When sifting through rugby news in recent times, it’s hard to not hum the Bob Dylan classic The Times They Are A-Changin’.
In our little corner of the globe, it looks like the last nail has been hammered into the Sunwolves coffin, the Jaguares are having their first couple belted in, while a claw has mysteriously risen from the ground beneath a tombstone that has ‘Western Force’ chiselled into it.
In among all of the movements in rugby’s births (or re-births) and deaths columns, most of the SANZAAR partners have been busy pulling together their response to a Covid-impacted world.
Interestingly, it appears as though there has been an eye cast to the other side of the pandemic with some using this as an opportunity to revisit the drawing board to come up with something that provides a better fit for the long-term health of the game.
New Zealand rugby was the first cab off the rank to blaze a trail into the covid headwind with the inception of Super Rugby Aotearoa. Barely before a ball was kicked, discussions quickly shifted to New Zealand’s long-term plans for domestic rugby which prompted the launch of the Aratipu review.
Following the completion of the review, there appeared to be a desire to move towards a Trans-Tasman arrangement, but some early whispers suggested it would come with the strings attached of narrowing down Australia’s elite footprint to just two or three teams.
Mark Robinson fronted the press on Friday and effectively confirmed that not all of the five Super Rugby AU clubs will be offered a spot. The NZR wants to add a team for the Pacific to their 5, along with another two to four teams from an ‘Expressions of Interest’ process.
This would suggest that the best case scenario for RA is that four clubs get the sign off from the NZR.
Rugby Australia has been upfront about their desire to proceed with our existing Super Rugby clubs and a Twiggy-backed Force, so the scene is set for showdown at the negotiations table. Early in the timeline of the pandemic, RA used Covid-19 to shout even louder for our long-desired Trans-Tasman model that no doubt represents our best interests moving forward.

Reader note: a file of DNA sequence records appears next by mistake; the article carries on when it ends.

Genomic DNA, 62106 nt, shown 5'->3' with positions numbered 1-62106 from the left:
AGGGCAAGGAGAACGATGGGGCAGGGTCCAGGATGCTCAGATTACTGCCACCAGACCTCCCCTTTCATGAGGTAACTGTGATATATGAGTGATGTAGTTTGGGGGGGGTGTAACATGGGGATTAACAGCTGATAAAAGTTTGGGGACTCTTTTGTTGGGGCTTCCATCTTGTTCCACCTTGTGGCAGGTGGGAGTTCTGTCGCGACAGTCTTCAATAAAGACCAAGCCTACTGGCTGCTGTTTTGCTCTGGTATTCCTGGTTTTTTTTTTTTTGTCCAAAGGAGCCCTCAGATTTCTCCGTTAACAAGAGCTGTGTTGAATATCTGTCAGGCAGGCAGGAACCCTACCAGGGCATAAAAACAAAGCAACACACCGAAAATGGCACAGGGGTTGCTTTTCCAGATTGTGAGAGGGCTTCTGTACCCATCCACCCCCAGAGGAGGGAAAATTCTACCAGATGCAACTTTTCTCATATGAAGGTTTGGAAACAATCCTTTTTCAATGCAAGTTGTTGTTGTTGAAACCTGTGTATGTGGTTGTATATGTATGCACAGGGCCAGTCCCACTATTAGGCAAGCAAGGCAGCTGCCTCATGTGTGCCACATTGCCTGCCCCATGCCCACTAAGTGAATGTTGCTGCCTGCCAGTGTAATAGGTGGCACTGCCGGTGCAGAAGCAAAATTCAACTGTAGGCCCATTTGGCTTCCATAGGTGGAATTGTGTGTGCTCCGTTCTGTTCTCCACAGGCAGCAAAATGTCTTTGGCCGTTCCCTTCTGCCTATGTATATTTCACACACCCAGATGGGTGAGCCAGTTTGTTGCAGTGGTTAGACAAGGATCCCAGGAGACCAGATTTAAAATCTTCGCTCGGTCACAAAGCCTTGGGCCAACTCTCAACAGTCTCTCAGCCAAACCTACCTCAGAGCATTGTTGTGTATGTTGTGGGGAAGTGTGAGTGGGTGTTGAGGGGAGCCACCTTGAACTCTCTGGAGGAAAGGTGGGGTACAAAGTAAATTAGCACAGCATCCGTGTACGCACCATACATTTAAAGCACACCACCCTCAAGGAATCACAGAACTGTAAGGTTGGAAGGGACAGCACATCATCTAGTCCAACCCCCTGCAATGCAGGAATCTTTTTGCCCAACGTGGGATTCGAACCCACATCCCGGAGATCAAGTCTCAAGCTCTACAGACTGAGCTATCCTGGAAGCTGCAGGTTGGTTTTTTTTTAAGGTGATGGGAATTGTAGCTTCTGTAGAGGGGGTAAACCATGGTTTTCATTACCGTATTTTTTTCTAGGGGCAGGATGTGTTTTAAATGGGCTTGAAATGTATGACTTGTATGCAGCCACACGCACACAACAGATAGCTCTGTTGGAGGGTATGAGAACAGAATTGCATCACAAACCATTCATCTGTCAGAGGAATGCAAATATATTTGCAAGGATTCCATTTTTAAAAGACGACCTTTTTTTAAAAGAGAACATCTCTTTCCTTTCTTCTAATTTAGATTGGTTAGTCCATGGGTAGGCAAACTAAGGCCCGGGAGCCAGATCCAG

The issue for us appears to be that significant compromises will need to be made to maintain the partnership at this level. RA has to proceed with caution because it’s the significant compromises for the interests of external stakeholders that has effectively dropped in the position we find ourselves (eg. not a good one).
On the positives; while the global pandemic has presented the opportunity to scrap the mess we’ve aligned ourselves to and push a more favourable agenda with our partners, it’s also presented an environment that’s as good as it’s going to get for taking the brave plunge and going it alone.
It’s no secret that the driving force behind hitching our wagon to Super Rugby is the financial windfall it provides us in order to keep most of our talent on our shores. Many believe that any pivot from a model that’s topped up by external stakeholders would result in a mass-exodus of players to northern hemisphere clubs.
While there’s little doubting this logic, there have been factors at play that suggest it might be overstated, while there’s also little consideration for the fact that an unattractive model (which Super Rugby has been for some time) goes no way towards maximising the revenue we’re able to generate locally.
Furthermore, the onset of Covid-19 seems to have brought forward a ‘correction’ in northern hemisphere club rugby that many have been predicting for some time.